James Klurfeld is right on

James Klurfeld was republished in the Spokesman-Review on Monday 14 July 2008. His beef with the news media, “Press needs to stop ‘gotcha’ game” was the most concise rebuttal of the news media’s attempts to take out a Dem candidate on “shifts” in his position, but not outright “flip flops.” So far, I have seen only two actual flip flops from Obama on any issue: 1 was gun control legislation in Washington, D.C. until the U.S. Supreme Court overturned it. The other had to do with FISA. The willingness of Congress to protect the illegality of surveillance of U.S. citizens by warrantless wiretapping by making it a law. And also, to make the telecomm companies immune to lawsuits. On Iraq, which Klurfeld discussed the most, he opens up options for “re-evaluation” most certainly. But his consistent argument remains, that the war has to end.

If there is a flaw in the fabric of Professor Klurfeld’s editorial; it is not taking into account that the news media will indeed pounce on every change in Obama’s position and hyperbolize it into a mountain. The reasons are simple: The news media doesn’t like Democrats. Or the news media simply doesn’t like “scary other” Senator Barack H. Obama. Or, the news media wants to cater to “bigger flip flopper than Senator Kerry” Senator John McCain. The crux of it all is no longer that the news media does journalism, rather, the news media is Monday morning quaterback on the political scene. Which puts the news media in the bad position of no longer reporting the news. And so, the news media would rather discuss style of political campaigns, from which they can create the “gotcha” moment rather than seek out substance. I detailed such an example in another blog that I wrote referencing how our next president might have to handle the foreign policy particulars of an aggressive Putin. Instead of asking questions of such meaning, the news media such as Froma Harrop and David Broder speculate on the “style” of Obama and how much he has disappoint his base or how much he is trying to confuse the GOP by being a moving target. Neither one of them got the drift that Professor Klurfeld got that Obama wants to govern a country. Between now and November, we’ll assume that changes in foreign policy can develop under the watch of the current president. Changes in domestic policies could develop under the watch of the current Congress. The political candidate who does not take such changes into account, doesn’t exercise the good judgment needed to be president. I agree with Klurfeld that Obama is not an ideological candidate. Yes, he is essentially liberal, but he is not ideologically driven. And there is a world of difference between the one and the other. On the other hand, those who push “stereotypes” on Obama in particular easily ignore the fact that stereotypes don’t exactly fit. And so, they must look for fluff to apply the stereotypical label as opposed to the substance. That, is now their problem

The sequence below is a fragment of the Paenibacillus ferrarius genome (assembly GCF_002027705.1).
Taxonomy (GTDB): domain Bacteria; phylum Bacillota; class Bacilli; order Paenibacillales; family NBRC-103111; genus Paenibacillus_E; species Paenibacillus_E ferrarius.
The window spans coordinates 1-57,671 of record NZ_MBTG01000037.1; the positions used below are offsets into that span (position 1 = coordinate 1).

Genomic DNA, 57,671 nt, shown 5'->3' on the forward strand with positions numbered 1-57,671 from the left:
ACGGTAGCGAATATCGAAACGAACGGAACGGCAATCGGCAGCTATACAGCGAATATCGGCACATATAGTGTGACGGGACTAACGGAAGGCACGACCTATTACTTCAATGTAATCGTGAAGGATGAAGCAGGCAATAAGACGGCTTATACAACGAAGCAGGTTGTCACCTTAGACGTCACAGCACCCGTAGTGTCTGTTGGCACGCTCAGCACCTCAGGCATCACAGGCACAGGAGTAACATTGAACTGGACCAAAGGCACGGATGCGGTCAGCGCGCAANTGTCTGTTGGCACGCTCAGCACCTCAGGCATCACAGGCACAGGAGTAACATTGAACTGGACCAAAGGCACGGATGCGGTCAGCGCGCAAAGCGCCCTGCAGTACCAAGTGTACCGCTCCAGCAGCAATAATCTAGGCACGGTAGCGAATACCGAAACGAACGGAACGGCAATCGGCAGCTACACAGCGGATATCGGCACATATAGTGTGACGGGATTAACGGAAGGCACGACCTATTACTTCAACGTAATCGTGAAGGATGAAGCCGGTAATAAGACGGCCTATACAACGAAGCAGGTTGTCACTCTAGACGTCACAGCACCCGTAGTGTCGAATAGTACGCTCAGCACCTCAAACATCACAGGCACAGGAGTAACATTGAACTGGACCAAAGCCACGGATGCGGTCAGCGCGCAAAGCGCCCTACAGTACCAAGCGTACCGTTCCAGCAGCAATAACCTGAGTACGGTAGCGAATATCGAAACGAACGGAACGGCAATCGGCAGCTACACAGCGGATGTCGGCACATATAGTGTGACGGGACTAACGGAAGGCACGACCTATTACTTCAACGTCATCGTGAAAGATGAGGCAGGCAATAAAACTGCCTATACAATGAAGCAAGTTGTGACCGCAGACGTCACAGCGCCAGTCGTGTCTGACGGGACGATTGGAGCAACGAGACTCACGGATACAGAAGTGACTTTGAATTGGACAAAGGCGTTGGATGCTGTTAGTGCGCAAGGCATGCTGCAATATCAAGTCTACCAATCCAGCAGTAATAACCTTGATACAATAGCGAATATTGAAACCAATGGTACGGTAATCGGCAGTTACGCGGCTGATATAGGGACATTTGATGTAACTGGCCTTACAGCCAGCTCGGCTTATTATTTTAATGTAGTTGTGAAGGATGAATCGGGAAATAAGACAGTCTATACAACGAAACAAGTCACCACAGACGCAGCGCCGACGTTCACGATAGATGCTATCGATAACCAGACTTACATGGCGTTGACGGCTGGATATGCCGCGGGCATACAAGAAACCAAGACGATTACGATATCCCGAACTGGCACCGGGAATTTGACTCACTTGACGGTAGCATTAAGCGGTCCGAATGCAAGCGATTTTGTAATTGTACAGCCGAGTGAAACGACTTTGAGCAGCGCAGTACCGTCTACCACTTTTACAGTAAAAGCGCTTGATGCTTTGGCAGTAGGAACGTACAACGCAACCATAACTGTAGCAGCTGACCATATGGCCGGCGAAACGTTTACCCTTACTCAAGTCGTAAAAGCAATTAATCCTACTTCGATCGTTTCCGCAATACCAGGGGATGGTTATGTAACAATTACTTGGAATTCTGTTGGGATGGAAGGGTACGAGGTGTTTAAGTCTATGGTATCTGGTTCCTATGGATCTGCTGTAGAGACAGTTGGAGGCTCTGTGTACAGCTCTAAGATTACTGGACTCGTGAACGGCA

If the press now fears becoming irrelevant and part of the dust heap of history, it just may be that it is no longer doing its job. As opposed to bloggers picking up “news” across the internet wires such as found here:http://fortboise.org/blog/200807.html#p0710

It was initially linked to by Spokesman-Review blog Huckleberries online.  A mighty interesting read that included the author slamming Obama over his backtracking on the new FISA law and his also slamming Karl Rove over his presumption that he doesn’t have to testify about wrong doing in the GW White House.  Fort Boise provided some interesting news.  Klurfeld would be proud.

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